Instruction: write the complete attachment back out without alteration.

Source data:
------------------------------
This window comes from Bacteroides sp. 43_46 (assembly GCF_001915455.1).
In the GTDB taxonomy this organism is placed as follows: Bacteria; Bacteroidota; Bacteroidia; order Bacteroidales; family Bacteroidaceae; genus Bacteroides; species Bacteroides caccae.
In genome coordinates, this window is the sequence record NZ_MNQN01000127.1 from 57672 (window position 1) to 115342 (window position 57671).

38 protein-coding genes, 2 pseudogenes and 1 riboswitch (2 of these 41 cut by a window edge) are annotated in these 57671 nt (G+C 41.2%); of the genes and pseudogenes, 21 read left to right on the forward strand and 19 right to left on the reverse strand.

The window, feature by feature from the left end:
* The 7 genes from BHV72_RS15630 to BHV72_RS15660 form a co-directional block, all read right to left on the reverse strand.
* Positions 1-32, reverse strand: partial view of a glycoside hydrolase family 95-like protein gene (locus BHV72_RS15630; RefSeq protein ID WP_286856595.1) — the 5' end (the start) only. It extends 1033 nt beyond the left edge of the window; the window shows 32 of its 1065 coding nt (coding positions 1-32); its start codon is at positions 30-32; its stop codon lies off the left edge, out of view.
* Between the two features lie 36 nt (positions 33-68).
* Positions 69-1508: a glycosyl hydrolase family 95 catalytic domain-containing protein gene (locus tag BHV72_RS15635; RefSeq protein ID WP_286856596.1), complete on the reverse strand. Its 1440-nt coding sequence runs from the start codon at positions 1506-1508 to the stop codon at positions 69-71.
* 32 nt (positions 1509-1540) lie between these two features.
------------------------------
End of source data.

This window comes from Bacteroides sp. 43_46 (assembly GCF_001915455.1).
In the GTDB taxonomy this organism is placed as follows: Bacteria; Bacteroidota; Bacteroidia; order Bacteroidales; family Bacteroidaceae; genus Bacteroides; species Bacteroides caccae.
In genome coordinates, this window is the sequence record NZ_MNQN01000127.1 from 57672 (window position 1) to 115342 (window position 57671).

38 protein-coding genes, 2 pseudogenes and 1 riboswitch (2 of these 41 cut by a window edge) are annotated in these 57671 nt (G+C 41.2%); of the genes and pseudogenes, 21 read left to right on the forward strand and 19 right to left on the reverse strand.

The window, feature by feature from the left end:
* The 7 genes from BHV72_RS15630 to BHV72_RS15660 form a co-directional block, all read right to left on the reverse strand.
* Positions 1-32, reverse strand: partial view of a glycoside hydrolase family 95-like protein gene (locus BHV72_RS15630; RefSeq protein ID WP_286856595.1) — the 5' end (the start) only. It extends 1033 nt beyond the left edge of the window; the window shows 32 of its 1065 coding nt (coding positions 1-32); its start codon is at positions 30-32; its stop codon lies off the left edge, out of view.
* Between the two features lie 36 nt (positions 33-68).
* Positions 69-1508: a glycosyl hydrolase family 95 catalytic domain-containing protein gene (locus tag BHV72_RS15635; RefSeq protein ID WP_286856596.1), complete on the reverse strand. Its 1440-nt coding sequence runs from the start codon at positions 1506-1508 to the stop codon at positions 69-71.
* 32 nt (positions 1509-1540) lie between these two features.